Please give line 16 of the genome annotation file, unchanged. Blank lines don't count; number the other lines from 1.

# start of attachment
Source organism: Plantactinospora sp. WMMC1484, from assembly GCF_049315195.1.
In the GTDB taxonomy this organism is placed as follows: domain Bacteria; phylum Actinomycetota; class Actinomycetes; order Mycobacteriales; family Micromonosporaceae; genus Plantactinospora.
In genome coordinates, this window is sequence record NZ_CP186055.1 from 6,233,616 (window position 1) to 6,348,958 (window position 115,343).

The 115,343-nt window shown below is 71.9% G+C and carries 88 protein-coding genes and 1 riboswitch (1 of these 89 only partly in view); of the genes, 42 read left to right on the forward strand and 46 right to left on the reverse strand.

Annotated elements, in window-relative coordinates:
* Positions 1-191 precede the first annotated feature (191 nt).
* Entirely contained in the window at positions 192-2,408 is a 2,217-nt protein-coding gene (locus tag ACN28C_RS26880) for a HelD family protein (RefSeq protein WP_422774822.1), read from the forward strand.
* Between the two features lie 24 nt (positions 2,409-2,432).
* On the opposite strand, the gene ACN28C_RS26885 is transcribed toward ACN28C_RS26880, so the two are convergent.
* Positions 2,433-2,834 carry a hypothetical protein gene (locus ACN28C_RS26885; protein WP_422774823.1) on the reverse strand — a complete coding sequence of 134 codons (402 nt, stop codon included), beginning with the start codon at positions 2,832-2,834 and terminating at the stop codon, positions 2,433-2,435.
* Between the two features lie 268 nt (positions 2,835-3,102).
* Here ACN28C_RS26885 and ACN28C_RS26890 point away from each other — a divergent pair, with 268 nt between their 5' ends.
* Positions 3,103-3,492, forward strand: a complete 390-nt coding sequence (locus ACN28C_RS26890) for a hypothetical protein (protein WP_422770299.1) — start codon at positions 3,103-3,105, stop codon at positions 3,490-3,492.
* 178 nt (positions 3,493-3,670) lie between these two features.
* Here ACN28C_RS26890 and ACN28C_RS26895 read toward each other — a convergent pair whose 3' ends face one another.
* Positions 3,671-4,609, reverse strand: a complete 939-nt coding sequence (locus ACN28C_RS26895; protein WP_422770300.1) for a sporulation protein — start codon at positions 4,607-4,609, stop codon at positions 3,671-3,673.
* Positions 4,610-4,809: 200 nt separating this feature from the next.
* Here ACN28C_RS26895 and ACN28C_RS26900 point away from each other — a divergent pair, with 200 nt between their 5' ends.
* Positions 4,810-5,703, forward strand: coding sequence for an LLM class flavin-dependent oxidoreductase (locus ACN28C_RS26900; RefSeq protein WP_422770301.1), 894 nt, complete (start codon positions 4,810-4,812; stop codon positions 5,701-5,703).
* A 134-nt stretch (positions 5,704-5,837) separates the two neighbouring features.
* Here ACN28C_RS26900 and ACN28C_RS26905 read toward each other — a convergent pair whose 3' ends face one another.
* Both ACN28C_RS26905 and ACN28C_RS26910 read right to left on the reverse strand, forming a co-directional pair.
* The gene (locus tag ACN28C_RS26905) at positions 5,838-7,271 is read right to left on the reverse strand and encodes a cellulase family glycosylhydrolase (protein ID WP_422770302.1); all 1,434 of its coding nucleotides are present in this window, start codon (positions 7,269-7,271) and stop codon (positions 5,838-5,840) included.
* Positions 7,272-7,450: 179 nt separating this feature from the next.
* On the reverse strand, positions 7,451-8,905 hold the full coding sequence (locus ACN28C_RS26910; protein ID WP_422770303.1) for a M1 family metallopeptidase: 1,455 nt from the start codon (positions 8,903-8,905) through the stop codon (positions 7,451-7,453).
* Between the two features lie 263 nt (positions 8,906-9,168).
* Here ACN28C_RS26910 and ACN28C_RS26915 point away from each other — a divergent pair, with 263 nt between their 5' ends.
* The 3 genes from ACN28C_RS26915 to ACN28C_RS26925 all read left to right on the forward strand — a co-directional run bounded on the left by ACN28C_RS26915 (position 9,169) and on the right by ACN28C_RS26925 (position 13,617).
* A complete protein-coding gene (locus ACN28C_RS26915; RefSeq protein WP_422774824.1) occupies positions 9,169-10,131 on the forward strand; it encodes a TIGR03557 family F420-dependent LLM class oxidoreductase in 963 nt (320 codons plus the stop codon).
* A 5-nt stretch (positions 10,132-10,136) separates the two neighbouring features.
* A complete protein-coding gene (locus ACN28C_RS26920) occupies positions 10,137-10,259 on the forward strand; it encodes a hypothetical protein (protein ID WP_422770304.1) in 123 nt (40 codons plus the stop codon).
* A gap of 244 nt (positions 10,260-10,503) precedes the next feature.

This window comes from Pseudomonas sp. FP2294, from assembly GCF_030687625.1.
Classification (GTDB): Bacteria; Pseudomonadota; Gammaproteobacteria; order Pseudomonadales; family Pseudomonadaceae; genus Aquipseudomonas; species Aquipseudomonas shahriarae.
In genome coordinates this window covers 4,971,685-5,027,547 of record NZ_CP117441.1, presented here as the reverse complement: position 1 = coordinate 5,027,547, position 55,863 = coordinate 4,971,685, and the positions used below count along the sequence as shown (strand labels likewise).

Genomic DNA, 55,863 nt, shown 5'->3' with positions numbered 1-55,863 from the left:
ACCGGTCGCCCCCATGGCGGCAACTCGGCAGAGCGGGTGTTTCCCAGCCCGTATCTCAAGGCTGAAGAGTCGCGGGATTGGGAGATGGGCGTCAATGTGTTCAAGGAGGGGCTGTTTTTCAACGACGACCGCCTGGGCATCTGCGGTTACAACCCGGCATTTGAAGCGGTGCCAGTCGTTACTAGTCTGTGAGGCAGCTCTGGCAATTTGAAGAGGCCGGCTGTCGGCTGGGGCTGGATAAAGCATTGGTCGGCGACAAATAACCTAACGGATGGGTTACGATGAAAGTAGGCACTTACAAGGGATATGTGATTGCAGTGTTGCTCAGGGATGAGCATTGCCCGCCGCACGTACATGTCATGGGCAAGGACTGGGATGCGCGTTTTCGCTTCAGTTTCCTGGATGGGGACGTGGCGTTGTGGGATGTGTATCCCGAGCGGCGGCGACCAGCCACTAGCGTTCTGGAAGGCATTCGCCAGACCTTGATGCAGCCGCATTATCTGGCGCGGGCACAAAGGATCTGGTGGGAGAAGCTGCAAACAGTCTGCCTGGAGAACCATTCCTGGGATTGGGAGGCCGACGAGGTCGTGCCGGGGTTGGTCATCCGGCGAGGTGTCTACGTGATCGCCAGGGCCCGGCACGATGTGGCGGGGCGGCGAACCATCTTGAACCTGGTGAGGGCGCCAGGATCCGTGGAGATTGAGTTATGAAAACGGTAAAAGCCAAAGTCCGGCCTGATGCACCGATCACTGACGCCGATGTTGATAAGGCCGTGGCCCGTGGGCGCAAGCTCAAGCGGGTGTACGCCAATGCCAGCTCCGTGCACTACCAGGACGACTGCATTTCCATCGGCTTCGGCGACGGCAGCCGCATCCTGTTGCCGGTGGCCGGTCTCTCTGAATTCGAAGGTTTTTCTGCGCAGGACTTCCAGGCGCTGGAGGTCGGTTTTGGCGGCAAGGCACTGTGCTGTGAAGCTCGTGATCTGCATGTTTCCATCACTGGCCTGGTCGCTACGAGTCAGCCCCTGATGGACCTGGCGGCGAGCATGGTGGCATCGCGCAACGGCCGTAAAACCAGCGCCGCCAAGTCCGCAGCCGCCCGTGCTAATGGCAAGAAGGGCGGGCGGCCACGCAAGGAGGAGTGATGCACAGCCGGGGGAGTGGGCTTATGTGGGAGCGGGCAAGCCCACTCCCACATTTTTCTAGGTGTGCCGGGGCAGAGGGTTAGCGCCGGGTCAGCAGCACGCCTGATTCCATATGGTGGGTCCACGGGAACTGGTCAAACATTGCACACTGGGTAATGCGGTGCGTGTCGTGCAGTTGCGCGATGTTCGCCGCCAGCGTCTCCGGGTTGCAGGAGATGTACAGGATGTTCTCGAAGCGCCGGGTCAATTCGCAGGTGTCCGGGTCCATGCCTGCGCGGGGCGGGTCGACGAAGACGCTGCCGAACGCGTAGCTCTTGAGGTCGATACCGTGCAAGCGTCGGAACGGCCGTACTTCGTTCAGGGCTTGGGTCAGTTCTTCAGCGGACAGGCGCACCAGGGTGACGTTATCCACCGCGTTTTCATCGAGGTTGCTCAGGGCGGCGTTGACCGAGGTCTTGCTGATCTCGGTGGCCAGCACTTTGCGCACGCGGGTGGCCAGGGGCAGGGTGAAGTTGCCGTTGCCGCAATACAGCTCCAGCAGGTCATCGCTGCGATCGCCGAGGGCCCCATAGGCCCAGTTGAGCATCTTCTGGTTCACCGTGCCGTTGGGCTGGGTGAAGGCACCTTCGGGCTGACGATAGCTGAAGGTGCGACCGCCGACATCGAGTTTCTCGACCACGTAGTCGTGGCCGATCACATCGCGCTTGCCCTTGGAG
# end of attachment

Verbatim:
* Positions 3,671-4,609, reverse strand: a complete 939-nt coding sequence (locus ACN28C_RS26895; protein WP_422770300.1) for a sporulation protein — start codon at positions 4,607-4,609, stop codon at positions 3,671-3,673.